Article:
DAY 1 Pronouns have three cases. 1. Nominative case is used for subject and predicate pronouns. She went to the store. The winners were Kyle and I. 2. Objective case is used for direct and indirect objects and objects of prepositions. Les saw her ride away. Give the toy to me. 3. Possessive case is used to show ownership. Tonya rode her bike. This is our house. *Possessive pronouns used before nouns include my, your, his, her, its, our, and their.
DAY 2 Some possessive pronouns can stand alone and are used in place of nouns. These possessive pronouns are mine, yours, his, hers, ours, and theirs. Possessive pronouns that can stand on their own differ from possessives that precede nouns. My becomes mine, your becomes yours, her become hers, our becomes ours, and their becomes theirs. That is my book. That book is mine.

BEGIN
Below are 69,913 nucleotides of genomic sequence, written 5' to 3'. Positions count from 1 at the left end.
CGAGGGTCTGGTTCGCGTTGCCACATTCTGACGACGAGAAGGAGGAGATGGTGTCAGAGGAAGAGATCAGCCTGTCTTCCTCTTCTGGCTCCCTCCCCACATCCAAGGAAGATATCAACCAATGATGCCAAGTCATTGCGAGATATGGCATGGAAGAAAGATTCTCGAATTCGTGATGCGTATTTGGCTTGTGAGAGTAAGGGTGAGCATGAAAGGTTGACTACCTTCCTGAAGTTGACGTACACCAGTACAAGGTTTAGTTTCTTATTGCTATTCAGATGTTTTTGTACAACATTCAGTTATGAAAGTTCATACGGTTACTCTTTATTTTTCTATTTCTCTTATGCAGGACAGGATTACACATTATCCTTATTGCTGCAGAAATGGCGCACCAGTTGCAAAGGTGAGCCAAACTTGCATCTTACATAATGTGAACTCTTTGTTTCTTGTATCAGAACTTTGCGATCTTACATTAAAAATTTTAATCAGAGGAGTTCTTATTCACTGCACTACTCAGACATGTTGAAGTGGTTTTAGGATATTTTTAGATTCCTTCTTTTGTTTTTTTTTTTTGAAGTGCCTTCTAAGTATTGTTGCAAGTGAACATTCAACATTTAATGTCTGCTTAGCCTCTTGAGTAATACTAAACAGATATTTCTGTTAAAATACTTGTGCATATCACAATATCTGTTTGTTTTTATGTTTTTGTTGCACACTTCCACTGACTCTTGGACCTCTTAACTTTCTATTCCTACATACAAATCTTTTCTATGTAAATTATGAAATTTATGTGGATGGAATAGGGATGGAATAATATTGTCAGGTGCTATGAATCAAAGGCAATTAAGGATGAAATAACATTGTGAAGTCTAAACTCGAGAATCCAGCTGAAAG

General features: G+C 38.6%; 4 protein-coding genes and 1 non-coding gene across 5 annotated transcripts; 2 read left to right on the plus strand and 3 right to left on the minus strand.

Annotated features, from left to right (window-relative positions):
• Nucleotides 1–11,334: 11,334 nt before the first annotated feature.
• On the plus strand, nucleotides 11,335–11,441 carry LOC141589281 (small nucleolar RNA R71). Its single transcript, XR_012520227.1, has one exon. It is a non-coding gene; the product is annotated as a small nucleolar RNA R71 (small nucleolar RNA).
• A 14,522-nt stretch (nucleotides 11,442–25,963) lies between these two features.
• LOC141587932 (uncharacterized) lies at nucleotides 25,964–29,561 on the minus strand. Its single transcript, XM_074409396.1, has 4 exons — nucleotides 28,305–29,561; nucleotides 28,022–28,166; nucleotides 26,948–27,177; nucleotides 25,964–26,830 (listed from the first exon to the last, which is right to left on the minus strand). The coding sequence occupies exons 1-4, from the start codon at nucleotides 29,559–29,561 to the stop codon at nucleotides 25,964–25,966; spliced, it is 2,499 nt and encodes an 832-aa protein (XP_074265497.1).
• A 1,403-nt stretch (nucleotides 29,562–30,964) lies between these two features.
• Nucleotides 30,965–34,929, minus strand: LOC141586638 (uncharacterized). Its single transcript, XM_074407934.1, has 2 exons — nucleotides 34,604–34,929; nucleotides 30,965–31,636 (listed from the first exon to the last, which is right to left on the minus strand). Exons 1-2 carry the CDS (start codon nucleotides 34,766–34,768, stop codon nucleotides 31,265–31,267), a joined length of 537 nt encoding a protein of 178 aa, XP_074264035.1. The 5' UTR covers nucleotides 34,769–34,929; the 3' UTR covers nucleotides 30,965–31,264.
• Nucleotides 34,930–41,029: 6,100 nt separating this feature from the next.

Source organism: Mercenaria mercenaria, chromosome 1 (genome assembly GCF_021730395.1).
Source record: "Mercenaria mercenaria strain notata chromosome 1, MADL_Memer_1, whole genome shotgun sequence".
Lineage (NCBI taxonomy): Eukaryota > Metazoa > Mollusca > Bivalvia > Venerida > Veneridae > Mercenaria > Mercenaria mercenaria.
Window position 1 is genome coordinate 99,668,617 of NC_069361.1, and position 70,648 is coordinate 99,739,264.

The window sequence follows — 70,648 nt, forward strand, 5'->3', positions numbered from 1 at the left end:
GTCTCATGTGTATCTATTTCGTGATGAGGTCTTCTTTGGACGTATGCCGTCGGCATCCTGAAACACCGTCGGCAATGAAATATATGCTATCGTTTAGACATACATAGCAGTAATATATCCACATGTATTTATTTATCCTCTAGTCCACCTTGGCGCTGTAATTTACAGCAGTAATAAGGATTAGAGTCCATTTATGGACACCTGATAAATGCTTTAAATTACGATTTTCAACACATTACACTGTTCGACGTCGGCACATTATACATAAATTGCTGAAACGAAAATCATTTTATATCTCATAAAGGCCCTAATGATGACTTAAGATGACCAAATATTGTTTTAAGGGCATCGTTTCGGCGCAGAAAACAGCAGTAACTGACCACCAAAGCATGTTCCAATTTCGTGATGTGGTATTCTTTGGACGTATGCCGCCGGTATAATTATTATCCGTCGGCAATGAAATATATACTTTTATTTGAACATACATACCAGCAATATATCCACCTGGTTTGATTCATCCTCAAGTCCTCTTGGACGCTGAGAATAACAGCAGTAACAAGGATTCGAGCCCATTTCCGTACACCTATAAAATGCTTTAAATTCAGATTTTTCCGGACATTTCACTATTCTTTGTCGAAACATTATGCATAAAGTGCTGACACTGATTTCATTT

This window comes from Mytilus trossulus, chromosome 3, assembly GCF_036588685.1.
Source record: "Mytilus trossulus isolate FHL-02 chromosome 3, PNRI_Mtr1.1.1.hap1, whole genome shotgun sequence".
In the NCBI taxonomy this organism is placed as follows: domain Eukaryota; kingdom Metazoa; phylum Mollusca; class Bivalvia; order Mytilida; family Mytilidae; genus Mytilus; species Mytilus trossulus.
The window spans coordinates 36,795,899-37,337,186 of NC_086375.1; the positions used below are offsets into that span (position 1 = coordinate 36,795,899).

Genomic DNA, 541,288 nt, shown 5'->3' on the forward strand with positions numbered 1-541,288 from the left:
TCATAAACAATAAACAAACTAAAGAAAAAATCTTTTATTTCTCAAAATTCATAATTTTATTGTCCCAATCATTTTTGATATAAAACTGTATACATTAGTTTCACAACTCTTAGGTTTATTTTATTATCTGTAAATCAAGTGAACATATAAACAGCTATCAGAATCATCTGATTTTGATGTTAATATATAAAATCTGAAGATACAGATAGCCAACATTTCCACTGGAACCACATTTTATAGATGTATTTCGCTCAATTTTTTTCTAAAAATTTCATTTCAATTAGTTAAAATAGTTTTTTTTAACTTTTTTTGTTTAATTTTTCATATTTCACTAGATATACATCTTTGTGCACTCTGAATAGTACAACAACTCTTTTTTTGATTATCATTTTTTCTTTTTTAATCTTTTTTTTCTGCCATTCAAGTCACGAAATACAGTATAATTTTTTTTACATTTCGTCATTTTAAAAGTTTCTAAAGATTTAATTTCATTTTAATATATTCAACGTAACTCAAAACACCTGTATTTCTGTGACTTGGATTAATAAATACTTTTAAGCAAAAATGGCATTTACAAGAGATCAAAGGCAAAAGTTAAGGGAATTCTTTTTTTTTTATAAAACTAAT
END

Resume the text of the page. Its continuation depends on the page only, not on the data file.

DAY 2 Use quotation marks to set off someone’s exact words from the rest of the sentence. Capitalize the first word in a question. Use commas and periods inside quotation marks. Use a comma before the quotation when the speaker’s name comes first. Use a comma, a question mark, or an exclamation point before the quotation mark when the speaker’s name comes last.
DAY 2 1.If those gloves are your, then these must be my. 2.Mine sister thinks the family’s cat is just her, but it’s really our. 3.Tom told us his’ idea, and then the Lopez twins told us their. 4.“Did yours mother cook this spaghetti? asked Mario.